At least nine fighters were killed in clashes on Friday in the eastern city of Derna in Libya between ISIS and Al Shura council allied with the Libyan Government in Tripoli.
Fighting erupted first in Derna on Tuesday after a leader in the Shura Council was killed alongside 20 other fighters. After Tuesday’s clashes the Shoura council declared war against ISIS.
On Friday new clashes broke out, according to Reuters, but no more details are available for now except regarding the deaths of the nine fighters.
The United Nations Special Envoy to Libya, Bernardino Leon, hailed the progress made by the leaders of Libya’s two warring factions on Wednesday in their first face-to-face meeting since the conflict in the country erupted last August.
The talks in Berlin came just two days after delegations from Libya’s Tripoli-based General National Council parliament (GNC) and its rival House of Representatives (HoR) gathered in Skhirat, Morocco, to hold “decisive” talks which were also attended by the municipal council of the city of Misrata, home to Libya’s largest militia.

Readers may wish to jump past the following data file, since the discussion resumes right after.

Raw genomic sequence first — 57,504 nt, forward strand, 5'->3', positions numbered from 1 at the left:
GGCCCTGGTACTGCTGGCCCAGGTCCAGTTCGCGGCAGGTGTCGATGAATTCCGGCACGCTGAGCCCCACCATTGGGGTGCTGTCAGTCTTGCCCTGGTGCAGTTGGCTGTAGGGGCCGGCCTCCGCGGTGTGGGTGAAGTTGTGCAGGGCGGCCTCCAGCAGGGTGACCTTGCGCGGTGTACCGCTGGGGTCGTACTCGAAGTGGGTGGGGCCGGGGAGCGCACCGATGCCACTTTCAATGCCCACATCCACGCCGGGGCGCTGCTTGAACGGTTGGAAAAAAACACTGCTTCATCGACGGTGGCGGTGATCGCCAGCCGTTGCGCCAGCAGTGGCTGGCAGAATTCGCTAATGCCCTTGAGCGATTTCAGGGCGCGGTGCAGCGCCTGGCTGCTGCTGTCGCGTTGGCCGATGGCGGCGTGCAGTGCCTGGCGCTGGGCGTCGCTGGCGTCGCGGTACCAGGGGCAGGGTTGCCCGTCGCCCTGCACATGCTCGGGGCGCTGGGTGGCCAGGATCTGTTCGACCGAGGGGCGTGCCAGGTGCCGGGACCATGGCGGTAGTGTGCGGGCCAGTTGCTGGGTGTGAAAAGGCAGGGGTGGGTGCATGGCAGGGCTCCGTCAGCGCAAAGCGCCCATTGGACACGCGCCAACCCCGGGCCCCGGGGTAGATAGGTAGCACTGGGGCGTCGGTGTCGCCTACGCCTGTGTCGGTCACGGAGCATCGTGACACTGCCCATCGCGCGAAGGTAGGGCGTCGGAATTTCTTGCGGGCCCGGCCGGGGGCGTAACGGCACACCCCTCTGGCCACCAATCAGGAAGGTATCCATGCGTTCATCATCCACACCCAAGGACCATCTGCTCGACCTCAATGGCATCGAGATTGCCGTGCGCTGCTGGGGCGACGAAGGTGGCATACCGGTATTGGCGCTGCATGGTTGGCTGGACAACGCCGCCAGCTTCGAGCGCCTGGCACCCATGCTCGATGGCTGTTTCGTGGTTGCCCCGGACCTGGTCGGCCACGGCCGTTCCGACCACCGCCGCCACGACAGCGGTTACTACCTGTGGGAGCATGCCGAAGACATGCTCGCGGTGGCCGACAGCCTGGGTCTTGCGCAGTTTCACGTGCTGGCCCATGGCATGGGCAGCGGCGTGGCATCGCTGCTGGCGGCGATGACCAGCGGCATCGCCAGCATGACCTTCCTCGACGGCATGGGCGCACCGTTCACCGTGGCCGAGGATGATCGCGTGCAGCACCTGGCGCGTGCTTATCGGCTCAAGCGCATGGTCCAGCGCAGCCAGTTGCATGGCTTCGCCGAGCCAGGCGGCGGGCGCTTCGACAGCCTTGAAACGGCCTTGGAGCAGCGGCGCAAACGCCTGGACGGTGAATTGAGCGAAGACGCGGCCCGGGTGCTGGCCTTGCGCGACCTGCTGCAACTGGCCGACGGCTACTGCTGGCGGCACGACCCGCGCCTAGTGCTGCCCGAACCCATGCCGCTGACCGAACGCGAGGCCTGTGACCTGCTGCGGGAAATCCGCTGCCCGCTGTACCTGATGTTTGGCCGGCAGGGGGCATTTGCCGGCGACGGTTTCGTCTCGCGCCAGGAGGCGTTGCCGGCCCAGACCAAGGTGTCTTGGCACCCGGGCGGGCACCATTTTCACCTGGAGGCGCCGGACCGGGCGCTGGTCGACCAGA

Libya has been divided between the two rival parliamentary bodies since the HoR was founded after a largely boycotted election with a turnout of less than 20 percent, following which armed attempts by HoR-loyal militias failed to forcibly disband the GNC.
Due to the lack of order in eastern Libya, ISIS was able to expand its influence uncontested on the ground, occupying parts of the central city of Sirte where forces from the Tripoli-allied Dawn Alliance’s Misrata-based 166th battalion continue to clash with the militants.
The international community began to expedite talks set on unifying the GNC and the HoR after the emergence of ISIS in Derna, around 160 kilometres from the HoR’s headquarters.
The conflict in Libya broke into widespread clashes when HoR army head Khalifa Haftar launched “Operation Dignity” in an armed bid to capture the cities of Benghazi, Misrata and Tripoli from the GNC last August, with clashes in Benghazi remaining heated ever since.
Now operating out of the eastern border town of Tobruk, the HoR enjoys greater international influence as the GNC retains control over most of the country’s internal affairs.
Interest in the conflict by Libya’s former regional allies has grown, with Egypt leading the charge aiming to urge the international community for another intervention in Libya.